It all boils down to strategic tricks that helps the part-timer maintain ‘full-time’ visibility in the organisation while working part-time and this is where creative and timely use of technology during the time away from the office plays a huge role.  Successful part-time professionals appreciate the breadth of the challenges they face in their career pursuits but they deal with these issues head on in order to make the organisation increasingly receptive to the positive impacts of flexible work. 

How about you? Have you or someone you know succeeded in securing a brilliant part-time work solution? I’m all ears – please drop me a line below or send me an email. 

The 5 Minute Management Roundup – How to Deal With Generational Gaps At Work


Scenario 1 – Older worker with decades of experience behind you but currently reporting to a manager who is half your age.

Scenario 2 – Young manager who has workers almost twice your age and with more work experience reporting up to you.

Whether you are the older worker or younger manager, generational gaps can be disconcerting and needs to be managed carefully in order to create an effective team and maximise the unique potentials it offers. These situations are becoming more common as people are living longer and healthier and older workers are delaying retirement for various reasons.

What you need to know

When you are managing older workers:

  1. Throw out all stereotypes –  If a younger manager bought into stereotypes, he could assume that the older members of his team would be outdated, set in their ways, unable to keep up with the times, difficult to relate to and a nightmare to work with. Buying into the myth that you can’t relate with your older team members just because they are decades older and have kids while you are young and single is a naive way to approach this situation. The result of such a view point will be distancing yourself from your staff in order to hide the disparity between your personal experiences and theirs which will make you out of touch with them and therefore an ineffective leader. On the other hand, taking an interest in their lives allows you to find out basic information about their families, career goals and aspirations, past work experiences which in turn will help you better equiped to know how they think, learn and communicate, what matters the most to them and how to motivate them. This will make you a more effective manager.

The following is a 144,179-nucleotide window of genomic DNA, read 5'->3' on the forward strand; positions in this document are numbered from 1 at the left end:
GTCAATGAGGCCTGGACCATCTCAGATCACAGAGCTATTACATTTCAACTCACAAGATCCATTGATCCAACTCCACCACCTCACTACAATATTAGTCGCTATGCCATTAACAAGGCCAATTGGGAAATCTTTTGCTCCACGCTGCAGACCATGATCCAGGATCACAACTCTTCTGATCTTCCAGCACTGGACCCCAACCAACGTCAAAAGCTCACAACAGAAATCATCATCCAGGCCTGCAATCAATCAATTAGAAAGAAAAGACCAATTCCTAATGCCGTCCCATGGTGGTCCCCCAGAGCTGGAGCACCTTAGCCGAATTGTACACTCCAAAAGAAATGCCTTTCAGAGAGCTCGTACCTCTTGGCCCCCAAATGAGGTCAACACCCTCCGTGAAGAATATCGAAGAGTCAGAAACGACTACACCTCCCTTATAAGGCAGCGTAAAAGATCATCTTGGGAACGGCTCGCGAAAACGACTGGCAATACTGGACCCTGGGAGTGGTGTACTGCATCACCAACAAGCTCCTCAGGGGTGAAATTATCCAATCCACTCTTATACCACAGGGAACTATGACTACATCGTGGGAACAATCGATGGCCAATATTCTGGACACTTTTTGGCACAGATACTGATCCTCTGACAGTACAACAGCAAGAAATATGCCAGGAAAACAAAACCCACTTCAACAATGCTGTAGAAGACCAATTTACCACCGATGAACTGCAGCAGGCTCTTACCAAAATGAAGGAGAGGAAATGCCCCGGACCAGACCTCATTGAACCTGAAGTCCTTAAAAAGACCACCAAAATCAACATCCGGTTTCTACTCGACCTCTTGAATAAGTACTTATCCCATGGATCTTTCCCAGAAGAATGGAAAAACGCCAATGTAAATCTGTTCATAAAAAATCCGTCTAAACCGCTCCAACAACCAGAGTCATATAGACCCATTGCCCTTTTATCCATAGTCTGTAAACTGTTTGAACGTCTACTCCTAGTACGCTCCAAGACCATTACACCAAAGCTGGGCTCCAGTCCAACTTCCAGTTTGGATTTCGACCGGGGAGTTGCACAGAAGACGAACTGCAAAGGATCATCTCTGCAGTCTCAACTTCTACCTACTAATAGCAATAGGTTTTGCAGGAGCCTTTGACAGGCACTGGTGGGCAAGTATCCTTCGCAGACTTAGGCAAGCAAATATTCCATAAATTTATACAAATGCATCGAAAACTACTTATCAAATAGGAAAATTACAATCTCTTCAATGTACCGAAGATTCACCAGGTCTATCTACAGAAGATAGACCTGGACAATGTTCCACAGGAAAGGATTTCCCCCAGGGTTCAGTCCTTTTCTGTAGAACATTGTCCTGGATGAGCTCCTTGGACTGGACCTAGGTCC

2. Remember that they need training just as much as anyone else – It is easy to assume that just because an older employee has been around a while, they don’t need as much training as younger staff who are in the early years of their career. Taking the time to understand your staff will give you insight into where they are struggling and could use additional training. Also fostering cross training between the different generations in your team can help bond the team e.g. younger staff might know their way around the latest Microsoft office shortcuts and older staff might understand why we manage that contract the way we do.